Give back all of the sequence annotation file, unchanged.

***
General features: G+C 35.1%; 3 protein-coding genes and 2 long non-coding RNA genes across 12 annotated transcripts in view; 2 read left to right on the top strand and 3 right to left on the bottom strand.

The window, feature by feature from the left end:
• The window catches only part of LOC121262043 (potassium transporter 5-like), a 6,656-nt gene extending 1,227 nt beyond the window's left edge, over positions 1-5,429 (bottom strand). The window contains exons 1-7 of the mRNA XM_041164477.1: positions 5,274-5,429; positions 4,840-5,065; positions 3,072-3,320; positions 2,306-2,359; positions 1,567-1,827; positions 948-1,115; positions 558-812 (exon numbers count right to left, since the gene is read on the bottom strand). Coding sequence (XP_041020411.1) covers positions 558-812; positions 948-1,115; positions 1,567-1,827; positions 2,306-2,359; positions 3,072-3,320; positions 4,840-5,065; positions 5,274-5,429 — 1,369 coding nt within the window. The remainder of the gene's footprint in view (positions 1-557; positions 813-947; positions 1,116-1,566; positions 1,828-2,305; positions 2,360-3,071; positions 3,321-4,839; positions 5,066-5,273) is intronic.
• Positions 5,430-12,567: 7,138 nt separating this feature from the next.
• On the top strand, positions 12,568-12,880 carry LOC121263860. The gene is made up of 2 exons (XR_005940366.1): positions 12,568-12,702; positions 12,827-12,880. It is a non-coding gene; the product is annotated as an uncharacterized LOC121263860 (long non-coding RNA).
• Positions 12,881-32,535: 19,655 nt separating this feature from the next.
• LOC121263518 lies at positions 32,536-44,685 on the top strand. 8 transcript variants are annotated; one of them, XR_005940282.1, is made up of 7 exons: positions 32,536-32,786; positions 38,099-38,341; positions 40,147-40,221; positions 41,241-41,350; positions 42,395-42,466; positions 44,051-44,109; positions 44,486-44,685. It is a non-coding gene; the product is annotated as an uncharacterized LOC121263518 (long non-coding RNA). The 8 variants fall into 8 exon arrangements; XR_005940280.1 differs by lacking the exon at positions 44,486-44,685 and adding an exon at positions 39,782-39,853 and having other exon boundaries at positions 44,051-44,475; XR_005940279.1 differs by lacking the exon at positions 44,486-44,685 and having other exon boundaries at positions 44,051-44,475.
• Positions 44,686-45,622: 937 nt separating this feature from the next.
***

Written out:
General features: G+C 35.1%; 3 protein-coding genes and 2 long non-coding RNA genes across 12 annotated transcripts in view; 2 read left to right on the top strand and 3 right to left on the bottom strand.

The window, feature by feature from the left end:
• The window catches only part of LOC121262043 (potassium transporter 5-like), a 6,656-nt gene extending 1,227 nt beyond the window's left edge, over positions 1-5,429 (bottom strand). The window contains exons 1-7 of the mRNA XM_041164477.1: positions 5,274-5,429; positions 4,840-5,065; positions 3,072-3,320; positions 2,306-2,359; positions 1,567-1,827; positions 948-1,115; positions 558-812 (exon numbers count right to left, since the gene is read on the bottom strand). Coding sequence (XP_041020411.1) covers positions 558-812; positions 948-1,115; positions 1,567-1,827; positions 2,306-2,359; positions 3,072-3,320; positions 4,840-5,065; positions 5,274-5,429 — 1,369 coding nt within the window. The remainder of the gene's footprint in view (positions 1-557; positions 813-947; positions 1,116-1,566; positions 1,828-2,305; positions 2,360-3,071; positions 3,321-4,839; positions 5,066-5,273) is intronic.
• Positions 5,430-12,567: 7,138 nt separating this feature from the next.
• On the top strand, positions 12,568-12,880 carry LOC121263860. The gene is made up of 2 exons (XR_005940366.1): positions 12,568-12,702; positions 12,827-12,880. It is a non-coding gene; the product is annotated as an uncharacterized LOC121263860 (long non-coding RNA).
• Positions 12,881-32,535: 19,655 nt separating this feature from the next.
• LOC121263518 lies at positions 32,536-44,685 on the top strand. 8 transcript variants are annotated; one of them, XR_005940282.1, is made up of 7 exons: positions 32,536-32,786; positions 38,099-38,341; positions 40,147-40,221; positions 41,241-41,350; positions 42,395-42,466; positions 44,051-44,109; positions 44,486-44,685. It is a non-coding gene; the product is annotated as an uncharacterized LOC121263518 (long non-coding RNA). The 8 variants fall into 8 exon arrangements; XR_005940280.1 differs by lacking the exon at positions 44,486-44,685 and adding an exon at positions 39,782-39,853 and having other exon boundaries at positions 44,051-44,475; XR_005940279.1 differs by lacking the exon at positions 44,486-44,685 and having other exon boundaries at positions 44,051-44,475.
• Positions 44,686-45,622: 937 nt separating this feature from the next.